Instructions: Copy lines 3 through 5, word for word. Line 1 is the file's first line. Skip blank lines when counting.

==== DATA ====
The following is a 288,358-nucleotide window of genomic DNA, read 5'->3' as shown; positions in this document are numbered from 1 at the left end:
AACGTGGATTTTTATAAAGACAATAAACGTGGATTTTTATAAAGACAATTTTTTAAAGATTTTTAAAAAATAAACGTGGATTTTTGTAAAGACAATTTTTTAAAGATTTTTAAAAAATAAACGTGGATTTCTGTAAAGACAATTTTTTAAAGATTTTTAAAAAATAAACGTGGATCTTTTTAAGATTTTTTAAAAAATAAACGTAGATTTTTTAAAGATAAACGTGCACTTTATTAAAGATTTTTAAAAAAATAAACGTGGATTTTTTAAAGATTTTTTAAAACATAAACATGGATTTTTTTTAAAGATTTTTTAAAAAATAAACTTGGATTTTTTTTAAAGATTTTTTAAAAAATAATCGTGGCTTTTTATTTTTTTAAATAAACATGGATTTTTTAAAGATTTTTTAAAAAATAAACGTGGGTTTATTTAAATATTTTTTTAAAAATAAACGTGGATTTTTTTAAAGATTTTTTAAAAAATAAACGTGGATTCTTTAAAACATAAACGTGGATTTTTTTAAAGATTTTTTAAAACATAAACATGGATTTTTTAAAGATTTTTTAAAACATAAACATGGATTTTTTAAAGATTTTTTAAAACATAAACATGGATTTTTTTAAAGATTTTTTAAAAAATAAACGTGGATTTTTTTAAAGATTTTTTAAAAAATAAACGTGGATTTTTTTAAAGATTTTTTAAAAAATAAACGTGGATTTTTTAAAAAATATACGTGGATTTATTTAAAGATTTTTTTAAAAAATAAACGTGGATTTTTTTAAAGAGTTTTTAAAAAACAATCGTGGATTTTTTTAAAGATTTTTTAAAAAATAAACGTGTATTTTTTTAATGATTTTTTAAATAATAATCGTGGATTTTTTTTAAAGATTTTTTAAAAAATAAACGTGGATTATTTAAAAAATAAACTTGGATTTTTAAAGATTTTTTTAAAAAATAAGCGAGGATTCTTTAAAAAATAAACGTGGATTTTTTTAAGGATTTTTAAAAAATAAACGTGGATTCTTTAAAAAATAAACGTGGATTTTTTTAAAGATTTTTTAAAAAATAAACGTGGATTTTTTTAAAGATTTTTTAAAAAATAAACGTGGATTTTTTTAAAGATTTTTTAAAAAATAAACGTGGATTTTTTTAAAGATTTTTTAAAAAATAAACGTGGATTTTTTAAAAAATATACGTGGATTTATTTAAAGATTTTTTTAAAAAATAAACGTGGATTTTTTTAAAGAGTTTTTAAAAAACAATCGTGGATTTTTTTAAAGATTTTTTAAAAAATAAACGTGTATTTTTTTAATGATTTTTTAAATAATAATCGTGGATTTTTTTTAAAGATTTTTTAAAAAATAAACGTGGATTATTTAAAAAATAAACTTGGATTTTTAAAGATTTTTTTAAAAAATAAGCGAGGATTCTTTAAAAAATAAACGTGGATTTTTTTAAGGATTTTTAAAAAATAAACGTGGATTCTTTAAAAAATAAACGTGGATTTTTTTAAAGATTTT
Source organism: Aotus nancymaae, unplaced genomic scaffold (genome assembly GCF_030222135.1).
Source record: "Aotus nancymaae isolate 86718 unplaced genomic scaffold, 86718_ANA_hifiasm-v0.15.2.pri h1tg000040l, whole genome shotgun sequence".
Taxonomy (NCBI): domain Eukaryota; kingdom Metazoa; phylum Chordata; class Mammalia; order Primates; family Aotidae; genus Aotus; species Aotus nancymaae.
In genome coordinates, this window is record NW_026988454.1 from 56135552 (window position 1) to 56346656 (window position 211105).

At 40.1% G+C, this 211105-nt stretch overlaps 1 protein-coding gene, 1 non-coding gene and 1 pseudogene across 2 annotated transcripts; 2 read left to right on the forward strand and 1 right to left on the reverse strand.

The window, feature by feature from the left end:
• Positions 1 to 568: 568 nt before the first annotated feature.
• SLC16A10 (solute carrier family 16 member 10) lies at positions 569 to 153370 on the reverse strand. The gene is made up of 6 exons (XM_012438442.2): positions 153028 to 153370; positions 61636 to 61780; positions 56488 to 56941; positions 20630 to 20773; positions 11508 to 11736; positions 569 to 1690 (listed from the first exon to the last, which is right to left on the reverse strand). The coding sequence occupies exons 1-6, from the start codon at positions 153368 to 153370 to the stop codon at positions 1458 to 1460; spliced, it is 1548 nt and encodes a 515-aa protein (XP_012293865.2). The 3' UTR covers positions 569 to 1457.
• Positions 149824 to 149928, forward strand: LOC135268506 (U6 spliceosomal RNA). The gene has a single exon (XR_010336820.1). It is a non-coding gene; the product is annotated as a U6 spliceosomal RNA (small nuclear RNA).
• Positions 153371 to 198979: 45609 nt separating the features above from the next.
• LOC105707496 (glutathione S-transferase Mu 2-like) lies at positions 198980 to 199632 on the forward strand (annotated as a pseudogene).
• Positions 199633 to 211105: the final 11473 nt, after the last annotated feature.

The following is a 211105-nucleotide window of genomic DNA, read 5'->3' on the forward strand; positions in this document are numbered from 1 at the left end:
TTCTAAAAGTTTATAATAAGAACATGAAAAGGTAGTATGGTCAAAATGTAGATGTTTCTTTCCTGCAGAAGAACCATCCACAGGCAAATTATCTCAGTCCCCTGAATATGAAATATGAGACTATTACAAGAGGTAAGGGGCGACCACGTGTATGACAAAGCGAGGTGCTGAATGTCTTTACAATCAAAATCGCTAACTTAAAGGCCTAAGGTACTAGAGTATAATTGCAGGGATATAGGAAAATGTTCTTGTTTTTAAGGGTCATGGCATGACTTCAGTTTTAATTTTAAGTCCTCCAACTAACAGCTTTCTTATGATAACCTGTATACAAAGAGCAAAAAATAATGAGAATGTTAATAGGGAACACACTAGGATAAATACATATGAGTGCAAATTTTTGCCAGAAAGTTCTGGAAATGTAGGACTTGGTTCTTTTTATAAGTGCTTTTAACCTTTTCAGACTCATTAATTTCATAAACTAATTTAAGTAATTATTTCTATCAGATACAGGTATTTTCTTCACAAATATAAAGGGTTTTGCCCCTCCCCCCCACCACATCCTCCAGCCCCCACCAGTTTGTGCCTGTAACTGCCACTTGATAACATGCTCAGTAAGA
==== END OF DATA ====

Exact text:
Source organism: Aotus nancymaae, unplaced genomic scaffold (genome assembly GCF_030222135.1).
Source record: "Aotus nancymaae isolate 86718 unplaced genomic scaffold, 86718_ANA_hifiasm-v0.15.2.pri h1tg000040l, whole genome shotgun sequence".
Taxonomy (NCBI): domain Eukaryota; kingdom Metazoa; phylum Chordata; class Mammalia; order Primates; family Aotidae; genus Aotus; species Aotus nancymaae.